No one wrote more affectionately or accurately about the plain folk of Middle American than Horton Foote. In plays and movies like Tender Mercies, The Trip To Bountiful, and To Kill A Mockingbird, Foote returned home to those small towns where everybody knows your name—and your business … and your life is all the richer for it.

It’s in a Texas town called Harrison, not too far from the Gulf Of Mexico and very much like Foote’s own hometown of Wharton, that the Pulitzer Prize Winner sets 1954’s The Traveling Lady, now getting its second revival at Actors Co-op, twenty-one years after a 1990 production put Hollywood’s Christian-based professional theater on the L.A. theatrical map. Featuring two players from that earlier production and a cast almost entirely made up of company members (only the child Michaela Rose Haas is a guest artist), The Traveling Lady circa 2011 is an absolutely perfect gem of a production, one that ought to please traditional audience members and their progressive counterparts in equal measure.

The titular traveler is Georgette Thomas (Tara Battani), who arrives in Harrison one early spring day in 1950 with her six-year-old daughter Margaret Rose (Haas) in anticipation of the arrival of her husband Henry (J. Scott Shonka), a Harrison native who has spent the past six years in the state penitentiary. The Texas town Georgette discovers is peopled by quaint and quirky folk like the elderly Mrs. Mavis (Brenda Ballard), grown forgetful and cantankerous in her old age to the consternation of her spinster daughter Sitter (Rebecca Hayes). Foote also introduces us to no-nonsense Clara Breedlove (Susan Carol Davis), do-gooder Mrs. Tillman (Lori Berg), and folksy Judge Robedaux (Tim Farmer). Completing the townsfolk is widower Slim (David Atkinson), recovering from an unhappy marriage and his wife’s death, who takes an instant liking to Georgette and Margaret Rose—but mostly to Georgette.

Though the Harrison newcomer believes that her husband has only just been released from prison, Henry has in fact been back in town this past month working for Mrs. Tillman, who is confident that she and the Lord have saved him from his addiction to alcohol and any criminal urges it may have caused. We learn early on that Henry the child was frequently “whipped” by the woman who raised him, in an attempt to “break his spirit,” and as we soon discover, Mrs. Tillman may be more than a bit naïve in her belief that a wounded bird like Henry can ever truly recover from what we now call child abuse.

Taking place over a mere twenty-four hours, The Traveling Lady makes for an entertaining blend of laughter and tears, and despite being a play in which not all the much “happens,” Foote’s homespun drama is likely to keep you on the edge of your seat, so deeply does it involve its audience in the lives of Georgette and the folk she meets in Harrison.

Directed with consummate grace by Actors Co-op member Linda Kerns, The Traveling Lady is impeccably performed by a cast of actors whose years as company colleagues and offstage friends makes their onstage relationships all the more believable.

Battani and Davis, whom Co-op regulars will recall as affluent Philadelphia mainliners in last season’s The Philadelphia Story, are equally credible as folksy Texans, and no wonder. Both are natives of the Lone Star State, their participation in The Traveling Lady doubtless aiding their “Yankee” costars in mastering what, to this reviewer’s untrained ears at least, sound like authentic Texas accents, and not the generic “Southern drawl” that less professional actors might have come up with. In a performance inspired by Kim Stanley’s 1954 original, Battani radiates warmth and wholesome charm, winning hearts from her first appearance and allowing us to see that the confident smile Georgette shows the world is a mask she uses to hide tears not far beneath the surface. Davis is terrific too as a woman with a far more realistic take on life than those who willingly accept Henry’s conversion at face value.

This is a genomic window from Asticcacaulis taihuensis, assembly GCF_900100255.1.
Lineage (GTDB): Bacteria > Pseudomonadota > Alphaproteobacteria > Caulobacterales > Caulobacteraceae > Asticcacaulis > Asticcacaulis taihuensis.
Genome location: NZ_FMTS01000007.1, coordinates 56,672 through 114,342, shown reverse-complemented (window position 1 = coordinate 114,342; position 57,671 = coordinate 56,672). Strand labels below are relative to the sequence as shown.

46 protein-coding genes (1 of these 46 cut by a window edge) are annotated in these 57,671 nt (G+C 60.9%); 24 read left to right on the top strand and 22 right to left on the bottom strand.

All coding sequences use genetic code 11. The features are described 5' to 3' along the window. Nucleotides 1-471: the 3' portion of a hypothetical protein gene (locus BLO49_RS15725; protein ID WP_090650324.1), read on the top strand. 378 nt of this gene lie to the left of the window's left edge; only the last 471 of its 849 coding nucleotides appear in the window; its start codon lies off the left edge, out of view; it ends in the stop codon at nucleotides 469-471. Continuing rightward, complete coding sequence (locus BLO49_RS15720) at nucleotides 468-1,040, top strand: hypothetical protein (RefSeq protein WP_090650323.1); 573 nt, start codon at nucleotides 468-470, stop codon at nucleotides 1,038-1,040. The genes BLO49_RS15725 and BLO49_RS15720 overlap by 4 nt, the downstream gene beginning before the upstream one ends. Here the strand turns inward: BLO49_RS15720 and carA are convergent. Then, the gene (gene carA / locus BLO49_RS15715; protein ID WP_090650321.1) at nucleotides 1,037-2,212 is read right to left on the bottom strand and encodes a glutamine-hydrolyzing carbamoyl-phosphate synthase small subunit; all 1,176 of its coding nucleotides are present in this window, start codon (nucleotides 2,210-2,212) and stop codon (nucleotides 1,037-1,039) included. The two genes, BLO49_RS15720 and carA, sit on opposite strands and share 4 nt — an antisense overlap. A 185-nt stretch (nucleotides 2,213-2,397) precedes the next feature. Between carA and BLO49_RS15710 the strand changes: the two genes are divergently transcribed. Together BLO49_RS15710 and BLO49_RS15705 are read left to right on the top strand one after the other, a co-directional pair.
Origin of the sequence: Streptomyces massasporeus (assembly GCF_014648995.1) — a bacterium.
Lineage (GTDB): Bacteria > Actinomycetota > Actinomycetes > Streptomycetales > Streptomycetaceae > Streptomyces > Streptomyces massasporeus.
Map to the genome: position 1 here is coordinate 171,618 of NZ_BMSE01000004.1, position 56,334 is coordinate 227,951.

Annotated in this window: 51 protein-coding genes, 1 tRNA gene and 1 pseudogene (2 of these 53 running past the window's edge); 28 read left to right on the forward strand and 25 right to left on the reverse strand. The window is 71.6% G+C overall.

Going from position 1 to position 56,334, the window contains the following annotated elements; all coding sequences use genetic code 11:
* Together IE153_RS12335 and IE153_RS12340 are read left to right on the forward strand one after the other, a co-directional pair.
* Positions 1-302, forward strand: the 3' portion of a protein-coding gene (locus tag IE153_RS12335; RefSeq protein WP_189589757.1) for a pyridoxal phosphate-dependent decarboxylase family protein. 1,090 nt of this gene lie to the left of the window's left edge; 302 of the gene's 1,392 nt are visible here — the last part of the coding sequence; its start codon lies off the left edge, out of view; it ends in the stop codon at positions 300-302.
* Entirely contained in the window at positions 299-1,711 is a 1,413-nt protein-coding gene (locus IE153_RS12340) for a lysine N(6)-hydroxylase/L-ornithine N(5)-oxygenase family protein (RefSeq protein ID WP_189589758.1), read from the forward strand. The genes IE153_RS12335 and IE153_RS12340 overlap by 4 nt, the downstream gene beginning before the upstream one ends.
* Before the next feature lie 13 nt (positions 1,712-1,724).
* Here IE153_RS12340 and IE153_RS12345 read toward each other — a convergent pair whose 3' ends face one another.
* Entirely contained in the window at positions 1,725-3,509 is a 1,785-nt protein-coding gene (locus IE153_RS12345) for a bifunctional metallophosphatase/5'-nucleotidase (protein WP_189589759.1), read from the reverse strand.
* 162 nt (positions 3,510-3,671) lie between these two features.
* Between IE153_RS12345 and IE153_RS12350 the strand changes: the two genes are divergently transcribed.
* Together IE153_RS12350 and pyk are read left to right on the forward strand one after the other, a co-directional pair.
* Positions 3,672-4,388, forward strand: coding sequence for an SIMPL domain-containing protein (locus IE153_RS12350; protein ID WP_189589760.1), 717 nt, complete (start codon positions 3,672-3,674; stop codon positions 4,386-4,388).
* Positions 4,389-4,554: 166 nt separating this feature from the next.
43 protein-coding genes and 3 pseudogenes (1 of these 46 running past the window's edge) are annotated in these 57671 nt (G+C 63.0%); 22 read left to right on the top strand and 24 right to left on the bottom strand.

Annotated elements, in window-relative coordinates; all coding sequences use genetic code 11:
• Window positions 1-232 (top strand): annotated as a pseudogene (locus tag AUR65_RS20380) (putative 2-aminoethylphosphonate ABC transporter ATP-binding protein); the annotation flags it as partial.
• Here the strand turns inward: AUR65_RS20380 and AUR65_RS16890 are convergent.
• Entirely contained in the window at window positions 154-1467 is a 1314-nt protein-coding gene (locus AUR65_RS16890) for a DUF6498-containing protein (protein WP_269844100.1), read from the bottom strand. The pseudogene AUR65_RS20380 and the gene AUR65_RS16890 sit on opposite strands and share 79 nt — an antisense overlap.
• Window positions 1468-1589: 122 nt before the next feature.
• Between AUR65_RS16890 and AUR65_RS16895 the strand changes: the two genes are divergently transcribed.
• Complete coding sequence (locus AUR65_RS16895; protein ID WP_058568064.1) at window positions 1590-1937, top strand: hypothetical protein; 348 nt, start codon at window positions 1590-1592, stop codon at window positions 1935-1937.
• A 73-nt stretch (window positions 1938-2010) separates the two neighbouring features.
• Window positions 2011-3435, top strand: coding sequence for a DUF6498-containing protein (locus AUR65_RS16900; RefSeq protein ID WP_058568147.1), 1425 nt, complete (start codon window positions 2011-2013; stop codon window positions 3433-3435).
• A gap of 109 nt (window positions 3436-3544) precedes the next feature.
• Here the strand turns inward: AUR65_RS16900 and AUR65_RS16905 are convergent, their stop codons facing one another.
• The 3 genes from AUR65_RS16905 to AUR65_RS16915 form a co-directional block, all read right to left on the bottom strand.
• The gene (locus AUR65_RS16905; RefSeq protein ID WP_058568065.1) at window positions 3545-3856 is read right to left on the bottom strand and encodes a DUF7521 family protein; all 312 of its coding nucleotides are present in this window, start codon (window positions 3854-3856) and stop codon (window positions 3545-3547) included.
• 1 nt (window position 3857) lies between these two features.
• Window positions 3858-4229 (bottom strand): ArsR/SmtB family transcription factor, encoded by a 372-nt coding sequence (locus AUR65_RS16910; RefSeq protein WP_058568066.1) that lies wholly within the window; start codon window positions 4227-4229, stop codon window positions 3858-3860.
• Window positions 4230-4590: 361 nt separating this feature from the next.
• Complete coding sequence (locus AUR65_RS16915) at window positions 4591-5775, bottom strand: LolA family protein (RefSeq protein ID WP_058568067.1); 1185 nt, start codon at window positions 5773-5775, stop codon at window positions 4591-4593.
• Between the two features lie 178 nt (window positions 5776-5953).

Georgia native Atkinson once again scores on the Co-op stage, creating a Slim so pure of heart and soul that we believe it when he talks about love at first sight. Co-op newcomer Shonka is gut-wrenching as someone whose inner demons have destroyed whatever man he might have become had there not been those childhood scars. The extraordinary Ballard and the delightful Hayes are reunited in the roles they created in 1990 as ditzy mother and loving but long-suffering daughter. Farmer shines as the wise and weathered Judge Robedaux as does Lori Berg, marvelous as always as the overly trusting Mrs. Tillman. Haas charms as Margaret Rose without a trace of affectation. Scott Wordham completes the cast in the non-speaking role of the Sheriff.

Scenic designer Mark Svastics’s Texas porch and yard is so authentic and inviting, it may make you want to get up on stage and “set a spell,” and it is beautifully lit by James L. Moody. Vicki Conrad’s circa 1950 costumes have the look of the real thing as do Berg’s props. Stage manager James Ledesma’s sound design features some very authentic-sounding effects. The Traveling Lady is produced for Actors Co-op by Rory Patterson from a script revised by Foote and Marion Castleberry for its 2006 New York revival.

The Traveling Lady is the kind of play so-called sophisticates like to turn their noses up at sight unseen. I consider myself a fairly sophisticated theatergoer, and I loved every minute of it. Though Foote’s slice of life doesn’t make me want to pack up and call small-town Texas home, I was delighted to spend an hour and a half there with friends—the ones on stage I mean.

Actors Co-op, 1760 N. Gower St., Hollywood.
–Steven Stanley
May 22, 2011
Photos: Greg Bell

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